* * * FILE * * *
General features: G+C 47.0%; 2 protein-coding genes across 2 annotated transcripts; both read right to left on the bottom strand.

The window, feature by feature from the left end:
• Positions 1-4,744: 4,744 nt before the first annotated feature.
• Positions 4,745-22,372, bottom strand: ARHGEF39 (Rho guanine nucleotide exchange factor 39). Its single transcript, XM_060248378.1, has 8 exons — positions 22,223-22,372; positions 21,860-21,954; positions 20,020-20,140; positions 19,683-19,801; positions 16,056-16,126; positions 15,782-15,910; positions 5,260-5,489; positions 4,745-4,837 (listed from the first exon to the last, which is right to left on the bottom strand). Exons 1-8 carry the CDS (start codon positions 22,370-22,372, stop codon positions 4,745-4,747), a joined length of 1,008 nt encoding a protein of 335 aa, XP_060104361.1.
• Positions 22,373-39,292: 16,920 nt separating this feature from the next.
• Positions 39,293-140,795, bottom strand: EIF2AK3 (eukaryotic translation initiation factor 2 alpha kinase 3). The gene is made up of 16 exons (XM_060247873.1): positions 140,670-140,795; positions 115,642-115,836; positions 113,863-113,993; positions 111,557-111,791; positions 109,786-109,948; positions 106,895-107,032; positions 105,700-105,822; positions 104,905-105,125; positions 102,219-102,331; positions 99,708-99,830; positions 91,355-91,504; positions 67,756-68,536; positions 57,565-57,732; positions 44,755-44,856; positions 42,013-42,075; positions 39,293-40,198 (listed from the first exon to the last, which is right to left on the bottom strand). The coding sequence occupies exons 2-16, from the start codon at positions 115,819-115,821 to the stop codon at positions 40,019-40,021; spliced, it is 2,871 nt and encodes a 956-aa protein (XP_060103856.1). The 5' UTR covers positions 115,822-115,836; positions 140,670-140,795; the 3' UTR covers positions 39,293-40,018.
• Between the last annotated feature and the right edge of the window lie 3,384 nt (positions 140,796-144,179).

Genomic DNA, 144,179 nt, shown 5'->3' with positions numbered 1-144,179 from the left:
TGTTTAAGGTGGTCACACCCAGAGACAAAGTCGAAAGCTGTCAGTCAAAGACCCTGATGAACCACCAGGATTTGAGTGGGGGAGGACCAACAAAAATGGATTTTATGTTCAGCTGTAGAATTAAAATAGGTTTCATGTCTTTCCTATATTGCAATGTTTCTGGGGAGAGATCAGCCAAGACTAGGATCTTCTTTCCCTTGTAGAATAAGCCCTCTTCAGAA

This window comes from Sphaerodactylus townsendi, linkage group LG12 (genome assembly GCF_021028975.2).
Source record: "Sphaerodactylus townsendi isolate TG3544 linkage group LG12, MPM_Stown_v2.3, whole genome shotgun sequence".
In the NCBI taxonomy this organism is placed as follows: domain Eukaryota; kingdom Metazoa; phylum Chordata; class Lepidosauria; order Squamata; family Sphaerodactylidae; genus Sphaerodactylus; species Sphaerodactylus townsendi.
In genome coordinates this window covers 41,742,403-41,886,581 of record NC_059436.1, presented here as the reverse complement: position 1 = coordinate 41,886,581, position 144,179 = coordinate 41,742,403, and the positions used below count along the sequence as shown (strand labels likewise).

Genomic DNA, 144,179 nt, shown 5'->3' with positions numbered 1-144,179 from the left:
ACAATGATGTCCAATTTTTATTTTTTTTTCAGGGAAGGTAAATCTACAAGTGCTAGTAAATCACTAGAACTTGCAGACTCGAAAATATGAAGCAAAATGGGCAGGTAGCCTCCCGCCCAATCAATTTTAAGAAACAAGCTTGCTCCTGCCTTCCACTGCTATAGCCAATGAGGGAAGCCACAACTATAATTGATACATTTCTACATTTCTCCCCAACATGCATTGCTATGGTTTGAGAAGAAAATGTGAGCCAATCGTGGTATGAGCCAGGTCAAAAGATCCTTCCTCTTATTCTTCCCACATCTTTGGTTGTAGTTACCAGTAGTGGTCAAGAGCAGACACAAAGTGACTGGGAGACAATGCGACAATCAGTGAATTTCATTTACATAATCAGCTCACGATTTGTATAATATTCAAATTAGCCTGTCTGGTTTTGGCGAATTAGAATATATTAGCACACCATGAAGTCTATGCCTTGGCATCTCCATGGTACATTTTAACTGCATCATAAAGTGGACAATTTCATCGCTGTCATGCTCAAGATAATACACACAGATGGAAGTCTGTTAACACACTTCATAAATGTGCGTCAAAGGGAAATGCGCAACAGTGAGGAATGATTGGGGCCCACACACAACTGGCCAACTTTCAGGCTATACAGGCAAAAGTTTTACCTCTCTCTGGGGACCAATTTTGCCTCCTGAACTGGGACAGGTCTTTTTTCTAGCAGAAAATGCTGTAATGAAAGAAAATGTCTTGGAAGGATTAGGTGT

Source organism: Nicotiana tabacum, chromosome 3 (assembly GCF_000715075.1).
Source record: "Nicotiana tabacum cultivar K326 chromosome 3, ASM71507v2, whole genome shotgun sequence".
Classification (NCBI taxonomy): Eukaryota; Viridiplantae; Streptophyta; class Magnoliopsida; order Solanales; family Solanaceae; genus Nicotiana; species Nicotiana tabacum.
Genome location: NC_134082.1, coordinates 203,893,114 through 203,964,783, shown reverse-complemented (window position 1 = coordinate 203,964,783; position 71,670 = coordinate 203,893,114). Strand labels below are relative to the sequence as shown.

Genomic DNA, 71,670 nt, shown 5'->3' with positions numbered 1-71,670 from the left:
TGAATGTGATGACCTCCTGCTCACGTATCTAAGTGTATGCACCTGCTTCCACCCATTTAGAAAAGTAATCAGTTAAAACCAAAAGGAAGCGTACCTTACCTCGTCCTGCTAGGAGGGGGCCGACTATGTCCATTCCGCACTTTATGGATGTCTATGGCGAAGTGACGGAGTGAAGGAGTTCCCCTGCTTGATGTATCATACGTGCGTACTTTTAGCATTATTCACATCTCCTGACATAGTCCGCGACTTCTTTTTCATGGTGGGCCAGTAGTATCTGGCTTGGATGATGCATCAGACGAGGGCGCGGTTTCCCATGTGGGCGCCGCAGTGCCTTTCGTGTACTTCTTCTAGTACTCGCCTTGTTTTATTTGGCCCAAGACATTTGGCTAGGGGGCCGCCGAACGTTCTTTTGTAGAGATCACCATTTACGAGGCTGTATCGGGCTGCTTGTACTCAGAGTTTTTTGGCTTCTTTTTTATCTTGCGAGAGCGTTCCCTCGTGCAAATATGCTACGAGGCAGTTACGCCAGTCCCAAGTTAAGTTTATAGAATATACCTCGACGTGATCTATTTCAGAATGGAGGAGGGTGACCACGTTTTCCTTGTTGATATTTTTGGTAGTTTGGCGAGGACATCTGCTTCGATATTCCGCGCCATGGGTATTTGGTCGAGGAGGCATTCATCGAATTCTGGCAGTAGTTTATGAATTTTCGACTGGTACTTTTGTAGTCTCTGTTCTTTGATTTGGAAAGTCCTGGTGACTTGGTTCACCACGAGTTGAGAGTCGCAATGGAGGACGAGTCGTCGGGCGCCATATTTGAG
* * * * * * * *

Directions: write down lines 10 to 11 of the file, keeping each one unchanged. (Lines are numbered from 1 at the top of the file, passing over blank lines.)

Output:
This window comes from Sphaerodactylus townsendi, linkage group LG12 (genome assembly GCF_021028975.2).
Source record: "Sphaerodactylus townsendi isolate TG3544 linkage group LG12, MPM_Stown_v2.3, whole genome shotgun sequence".